Healthcare services and providers offering Remote Patient Monitoring (RPM) need to maintain accurate documentation and records for various reasons. They must evidence care services to claim reimbursements, log patient consent for care, and track medications prescribed and interactions with each patient.
Vague or incomplete documentation is a serious issue in the medical sector. It often means a service cannot claim reimbursements without the appropriate audit trails to show that time-tracked services have been delivered.
In this article, the Wanda Health team reviews some of the most important documentation used throughout the field of RPM to ensure you create appropriate internal controls and have all the records necessary to comply with regulatory, patient safety, and reimbursement requirements.
Related reading - what is remote patient monitoring?
Recording Patient Consent for RPM Service Enrolment
The first piece of documentation is consent from a patient, normally stored within a patient’s medical records, either as a record of verbal consent given within a discussion or as a signed form.
Patients are often keen to participate in RPM programs since they offer convenience, accessibility, and personalized care. Still, a practitioner must ensure they have logged this consent at some point before beginning RPM care delivery.
Although the rules were modified during the COVID-19 pandemic, permitting physicians to record consent simultaneously as beginning RPM care delivery, this was a temporary change. Otherwise, permission must be documented before dispatching an RPM device or beginning virtual consultations.
Note that Medicare usually accepts confirmation that a patient has given verbal consent. However, other payers may have different criteria and require written evidence.
Basic Record-Keeping Requirements for RPM Service Providers
Following patient consent, clinicians and practitioners must document the initial process of enrolling a patient onto their RPM program and dispatching an RPM device – or multiple devices, depending on the patient's condition and health.
Healthcare professionals should keep a log of:
Diagnoses, screening, testing, or lifestyle indicators that make a patient a candidate for RPM, outlining the conditions, symptoms, or other factors being monitored.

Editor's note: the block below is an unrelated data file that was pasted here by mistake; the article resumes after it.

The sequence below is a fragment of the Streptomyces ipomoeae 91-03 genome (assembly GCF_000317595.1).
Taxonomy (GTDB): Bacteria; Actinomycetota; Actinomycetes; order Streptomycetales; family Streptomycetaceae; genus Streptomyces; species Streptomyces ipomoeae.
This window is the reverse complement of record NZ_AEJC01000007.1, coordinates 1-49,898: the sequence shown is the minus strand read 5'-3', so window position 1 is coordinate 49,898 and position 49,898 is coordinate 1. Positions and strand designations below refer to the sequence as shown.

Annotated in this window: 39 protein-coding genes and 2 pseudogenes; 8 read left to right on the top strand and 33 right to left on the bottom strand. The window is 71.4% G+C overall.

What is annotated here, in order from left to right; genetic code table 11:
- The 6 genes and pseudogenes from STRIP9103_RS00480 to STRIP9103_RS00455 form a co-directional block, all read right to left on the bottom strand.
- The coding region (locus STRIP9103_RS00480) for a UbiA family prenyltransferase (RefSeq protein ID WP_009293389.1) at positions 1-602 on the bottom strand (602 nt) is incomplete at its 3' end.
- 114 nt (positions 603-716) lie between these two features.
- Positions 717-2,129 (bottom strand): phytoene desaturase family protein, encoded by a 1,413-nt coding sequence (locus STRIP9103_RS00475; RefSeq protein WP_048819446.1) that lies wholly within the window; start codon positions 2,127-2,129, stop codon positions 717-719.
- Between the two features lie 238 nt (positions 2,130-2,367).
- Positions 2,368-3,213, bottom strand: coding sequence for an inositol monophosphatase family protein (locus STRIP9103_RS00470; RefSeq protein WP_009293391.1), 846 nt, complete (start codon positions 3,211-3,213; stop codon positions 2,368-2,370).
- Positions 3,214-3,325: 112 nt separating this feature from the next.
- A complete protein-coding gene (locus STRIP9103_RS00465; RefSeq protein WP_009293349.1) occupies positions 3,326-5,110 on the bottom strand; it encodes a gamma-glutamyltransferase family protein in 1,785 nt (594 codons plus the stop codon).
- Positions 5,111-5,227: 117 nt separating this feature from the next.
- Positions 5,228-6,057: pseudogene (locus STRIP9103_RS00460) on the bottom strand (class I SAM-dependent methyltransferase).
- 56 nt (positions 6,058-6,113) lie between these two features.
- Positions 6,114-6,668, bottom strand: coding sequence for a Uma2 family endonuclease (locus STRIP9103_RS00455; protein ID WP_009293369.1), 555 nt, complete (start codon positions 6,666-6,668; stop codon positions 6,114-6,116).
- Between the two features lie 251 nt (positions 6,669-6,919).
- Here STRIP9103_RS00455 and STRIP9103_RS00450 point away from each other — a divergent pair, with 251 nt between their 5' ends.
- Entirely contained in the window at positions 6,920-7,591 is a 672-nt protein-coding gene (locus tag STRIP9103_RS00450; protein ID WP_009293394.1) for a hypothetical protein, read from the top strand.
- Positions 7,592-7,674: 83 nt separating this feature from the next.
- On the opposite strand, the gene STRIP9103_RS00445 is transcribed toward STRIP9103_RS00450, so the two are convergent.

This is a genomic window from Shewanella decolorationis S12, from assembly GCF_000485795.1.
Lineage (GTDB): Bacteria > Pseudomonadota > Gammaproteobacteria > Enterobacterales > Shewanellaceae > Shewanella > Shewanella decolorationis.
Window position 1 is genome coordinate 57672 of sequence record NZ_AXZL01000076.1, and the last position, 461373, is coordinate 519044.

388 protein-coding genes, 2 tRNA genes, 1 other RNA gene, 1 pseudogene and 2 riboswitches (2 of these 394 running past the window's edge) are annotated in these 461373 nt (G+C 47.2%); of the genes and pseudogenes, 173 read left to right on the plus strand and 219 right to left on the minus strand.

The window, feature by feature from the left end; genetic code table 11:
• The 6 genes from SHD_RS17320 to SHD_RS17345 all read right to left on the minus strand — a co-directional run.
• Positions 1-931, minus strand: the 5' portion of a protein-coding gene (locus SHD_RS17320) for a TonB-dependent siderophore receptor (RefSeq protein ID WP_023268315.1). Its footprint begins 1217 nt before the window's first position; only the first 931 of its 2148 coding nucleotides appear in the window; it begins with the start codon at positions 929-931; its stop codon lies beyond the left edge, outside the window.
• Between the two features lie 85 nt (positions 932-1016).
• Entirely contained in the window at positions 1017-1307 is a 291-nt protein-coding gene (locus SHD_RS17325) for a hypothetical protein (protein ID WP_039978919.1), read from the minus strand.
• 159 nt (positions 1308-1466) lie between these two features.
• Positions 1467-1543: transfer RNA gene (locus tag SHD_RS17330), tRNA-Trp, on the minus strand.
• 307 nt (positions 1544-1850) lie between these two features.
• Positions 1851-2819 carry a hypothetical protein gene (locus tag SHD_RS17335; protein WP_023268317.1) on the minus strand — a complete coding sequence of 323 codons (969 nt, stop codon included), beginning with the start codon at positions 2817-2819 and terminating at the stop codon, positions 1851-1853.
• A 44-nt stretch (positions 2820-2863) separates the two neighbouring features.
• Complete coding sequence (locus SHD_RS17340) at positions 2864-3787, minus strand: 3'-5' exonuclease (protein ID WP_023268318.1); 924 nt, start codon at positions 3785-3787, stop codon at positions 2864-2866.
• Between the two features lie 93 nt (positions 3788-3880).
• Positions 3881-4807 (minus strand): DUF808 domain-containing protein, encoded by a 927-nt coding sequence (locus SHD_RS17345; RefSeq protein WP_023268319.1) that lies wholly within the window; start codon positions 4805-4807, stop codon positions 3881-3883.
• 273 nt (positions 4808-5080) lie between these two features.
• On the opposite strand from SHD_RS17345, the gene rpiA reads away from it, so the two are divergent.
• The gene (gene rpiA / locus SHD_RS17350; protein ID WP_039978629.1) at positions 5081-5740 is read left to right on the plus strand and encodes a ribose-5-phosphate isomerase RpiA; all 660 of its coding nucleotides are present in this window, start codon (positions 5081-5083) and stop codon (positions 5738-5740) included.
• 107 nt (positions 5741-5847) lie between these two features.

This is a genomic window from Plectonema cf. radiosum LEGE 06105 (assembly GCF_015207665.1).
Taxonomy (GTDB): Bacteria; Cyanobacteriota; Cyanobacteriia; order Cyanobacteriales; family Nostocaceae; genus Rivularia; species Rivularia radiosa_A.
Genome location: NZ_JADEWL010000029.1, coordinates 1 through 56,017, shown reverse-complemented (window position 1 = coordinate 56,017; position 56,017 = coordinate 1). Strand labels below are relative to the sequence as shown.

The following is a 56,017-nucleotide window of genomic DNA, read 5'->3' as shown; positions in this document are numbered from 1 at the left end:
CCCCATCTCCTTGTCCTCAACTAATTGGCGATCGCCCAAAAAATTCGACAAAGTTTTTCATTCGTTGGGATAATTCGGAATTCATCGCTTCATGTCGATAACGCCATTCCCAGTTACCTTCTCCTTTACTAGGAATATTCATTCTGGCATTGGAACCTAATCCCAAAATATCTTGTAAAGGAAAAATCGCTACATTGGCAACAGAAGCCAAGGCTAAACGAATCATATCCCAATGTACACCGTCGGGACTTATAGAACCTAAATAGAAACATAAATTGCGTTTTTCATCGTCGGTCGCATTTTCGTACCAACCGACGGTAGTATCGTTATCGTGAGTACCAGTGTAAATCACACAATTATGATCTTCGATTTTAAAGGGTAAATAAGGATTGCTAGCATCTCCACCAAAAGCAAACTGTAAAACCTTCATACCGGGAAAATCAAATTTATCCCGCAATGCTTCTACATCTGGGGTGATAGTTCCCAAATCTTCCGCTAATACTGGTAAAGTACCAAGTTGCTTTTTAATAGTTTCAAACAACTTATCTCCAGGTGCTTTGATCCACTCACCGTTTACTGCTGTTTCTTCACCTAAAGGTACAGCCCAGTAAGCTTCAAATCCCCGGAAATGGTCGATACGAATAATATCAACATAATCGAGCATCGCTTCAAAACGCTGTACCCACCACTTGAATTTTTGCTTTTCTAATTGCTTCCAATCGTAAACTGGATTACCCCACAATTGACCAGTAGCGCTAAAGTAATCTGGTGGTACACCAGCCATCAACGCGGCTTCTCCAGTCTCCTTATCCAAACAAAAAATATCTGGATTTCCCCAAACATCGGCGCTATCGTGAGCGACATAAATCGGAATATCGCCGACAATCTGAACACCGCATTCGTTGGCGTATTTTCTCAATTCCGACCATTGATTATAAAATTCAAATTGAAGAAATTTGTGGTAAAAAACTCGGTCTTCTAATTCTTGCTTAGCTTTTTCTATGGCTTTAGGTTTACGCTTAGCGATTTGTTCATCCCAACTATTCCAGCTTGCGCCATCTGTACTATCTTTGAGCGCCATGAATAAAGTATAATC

The devices deployed to the patient, alongside the identification codes for each device and details about when the device(s) are delivered to the patient.
Training delivered, showing the patient how to use their device(s), when to take readings, and how to ensure measurements are accurate – such as tracking symptoms before or after food, at a certain time of the day, and before or after medication.
Payers, whether Medicare or a private insurer, will normally need to see the initial documentation before they are prepared to accept reimbursement claims, including details of clinical diagnoses and the services recommended by an appropriately accredited medical professional.
Reimbursements vary depending on the services delivered, in what volume, and the area – but precise coding is imperative since incorrect claim codes or those that do not correspond to the patient's RPM file may be rejected.
RPM Patient Selection and Onboarding Workflows
One of the best practice solutions, particularly when introducing RPM as a new service, is to work through a predefined process that sets out how patients are selected and assessed.
This system will necessarily vary depending on the type of healthcare provider and the patient demographics or conditions treated but could include:
Determining which patient groups and demographics are best suited to RPM – whether the service will deliver broad-scope RPM, invite patients with specific barriers to care, or those with certain conditions. The criteria should be recorded so all patients are assessed on an equal basis.
Inviting identified patients to discuss RPM, offering information about the service, how it works, the commitment required from the patient, and how it may change their current pattern of appointments or interactions.
If the patient consents, the practitioner should record the consent alongside details of the condition, symptoms, or vital signs being measured, how these relate to ongoing treatment plans, and any targets such as improving baseline metrics or maintaining good control of chronic conditions like diabetes.
Dispatching the RPM devices identified as most appropriate and scheduling a session to educate the patient about how to take measurements and transmit these to their care team, walking through the first reading with the patient to verify their understanding.
Beginning tracking and recording data, reviewing the measurements, and defining which readings will indicate a need for emergency intervention, further patient consultations, or a medication change.